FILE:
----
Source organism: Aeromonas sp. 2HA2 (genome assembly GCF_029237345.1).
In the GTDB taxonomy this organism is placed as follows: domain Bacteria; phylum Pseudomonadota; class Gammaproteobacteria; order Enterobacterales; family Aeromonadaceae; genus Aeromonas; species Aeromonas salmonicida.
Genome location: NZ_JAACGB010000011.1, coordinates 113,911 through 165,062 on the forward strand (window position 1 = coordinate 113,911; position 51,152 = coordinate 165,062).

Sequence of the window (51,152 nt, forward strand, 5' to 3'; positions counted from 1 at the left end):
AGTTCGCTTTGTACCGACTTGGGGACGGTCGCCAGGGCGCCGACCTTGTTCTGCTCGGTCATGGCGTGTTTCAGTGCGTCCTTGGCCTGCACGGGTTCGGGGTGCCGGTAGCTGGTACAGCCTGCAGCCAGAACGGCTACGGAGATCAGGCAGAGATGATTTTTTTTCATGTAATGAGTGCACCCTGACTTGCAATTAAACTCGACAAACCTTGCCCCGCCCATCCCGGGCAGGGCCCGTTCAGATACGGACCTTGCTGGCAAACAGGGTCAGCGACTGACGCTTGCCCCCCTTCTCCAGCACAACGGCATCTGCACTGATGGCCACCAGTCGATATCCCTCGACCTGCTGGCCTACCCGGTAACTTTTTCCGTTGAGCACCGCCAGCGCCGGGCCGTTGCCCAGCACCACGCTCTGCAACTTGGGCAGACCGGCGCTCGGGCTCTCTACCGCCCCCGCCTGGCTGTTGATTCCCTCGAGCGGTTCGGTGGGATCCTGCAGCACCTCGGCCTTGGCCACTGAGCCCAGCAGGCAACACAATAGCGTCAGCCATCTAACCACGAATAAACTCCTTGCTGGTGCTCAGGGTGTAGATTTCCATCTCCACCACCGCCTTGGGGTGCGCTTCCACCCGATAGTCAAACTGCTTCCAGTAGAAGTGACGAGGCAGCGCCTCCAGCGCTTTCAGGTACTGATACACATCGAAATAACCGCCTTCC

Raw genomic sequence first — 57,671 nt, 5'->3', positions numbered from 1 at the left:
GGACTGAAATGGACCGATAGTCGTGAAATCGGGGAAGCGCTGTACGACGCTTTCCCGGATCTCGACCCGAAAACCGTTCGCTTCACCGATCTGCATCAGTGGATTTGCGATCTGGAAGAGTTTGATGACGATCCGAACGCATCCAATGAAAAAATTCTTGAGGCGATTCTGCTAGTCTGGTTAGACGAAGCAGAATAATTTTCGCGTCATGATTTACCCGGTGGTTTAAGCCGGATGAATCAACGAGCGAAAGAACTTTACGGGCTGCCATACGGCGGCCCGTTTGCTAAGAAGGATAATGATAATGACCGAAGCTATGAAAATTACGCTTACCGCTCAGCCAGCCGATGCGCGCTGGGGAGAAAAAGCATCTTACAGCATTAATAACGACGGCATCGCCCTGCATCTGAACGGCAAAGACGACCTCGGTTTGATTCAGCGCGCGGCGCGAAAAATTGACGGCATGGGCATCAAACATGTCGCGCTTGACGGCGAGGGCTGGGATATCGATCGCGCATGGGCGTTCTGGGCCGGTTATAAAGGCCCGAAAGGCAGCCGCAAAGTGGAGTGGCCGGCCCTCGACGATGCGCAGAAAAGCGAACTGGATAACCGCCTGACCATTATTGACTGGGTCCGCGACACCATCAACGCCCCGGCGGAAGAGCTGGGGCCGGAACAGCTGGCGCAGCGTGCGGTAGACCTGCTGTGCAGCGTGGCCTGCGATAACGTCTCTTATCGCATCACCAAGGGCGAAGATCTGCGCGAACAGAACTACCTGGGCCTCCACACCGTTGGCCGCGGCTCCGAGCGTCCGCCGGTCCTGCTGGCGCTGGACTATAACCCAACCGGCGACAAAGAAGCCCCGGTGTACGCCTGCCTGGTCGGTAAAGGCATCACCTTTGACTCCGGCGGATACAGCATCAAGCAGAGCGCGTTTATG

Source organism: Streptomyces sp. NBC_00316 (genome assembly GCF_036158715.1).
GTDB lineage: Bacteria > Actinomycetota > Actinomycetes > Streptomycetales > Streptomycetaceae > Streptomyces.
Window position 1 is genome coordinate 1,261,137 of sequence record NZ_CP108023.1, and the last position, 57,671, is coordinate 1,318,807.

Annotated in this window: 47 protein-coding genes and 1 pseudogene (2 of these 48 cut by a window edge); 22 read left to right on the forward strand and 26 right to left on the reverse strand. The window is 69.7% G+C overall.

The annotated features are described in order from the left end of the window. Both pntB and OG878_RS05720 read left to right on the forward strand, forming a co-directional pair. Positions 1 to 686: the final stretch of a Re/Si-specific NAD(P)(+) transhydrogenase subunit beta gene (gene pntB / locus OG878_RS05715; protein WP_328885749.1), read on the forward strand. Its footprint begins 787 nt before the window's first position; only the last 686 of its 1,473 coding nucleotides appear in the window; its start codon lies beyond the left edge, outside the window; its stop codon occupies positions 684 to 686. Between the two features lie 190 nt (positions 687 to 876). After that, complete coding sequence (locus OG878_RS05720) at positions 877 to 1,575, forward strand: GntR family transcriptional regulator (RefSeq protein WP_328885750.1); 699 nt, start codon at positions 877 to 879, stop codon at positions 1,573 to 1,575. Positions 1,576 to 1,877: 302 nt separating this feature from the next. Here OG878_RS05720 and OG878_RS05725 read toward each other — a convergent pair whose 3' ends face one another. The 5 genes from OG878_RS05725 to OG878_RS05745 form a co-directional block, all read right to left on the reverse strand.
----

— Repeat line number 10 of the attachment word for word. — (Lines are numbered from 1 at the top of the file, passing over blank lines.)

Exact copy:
Window position 1 is genome coordinate 1,261,137 of sequence record NZ_CP108023.1, and the last position, 57,671, is coordinate 1,318,807.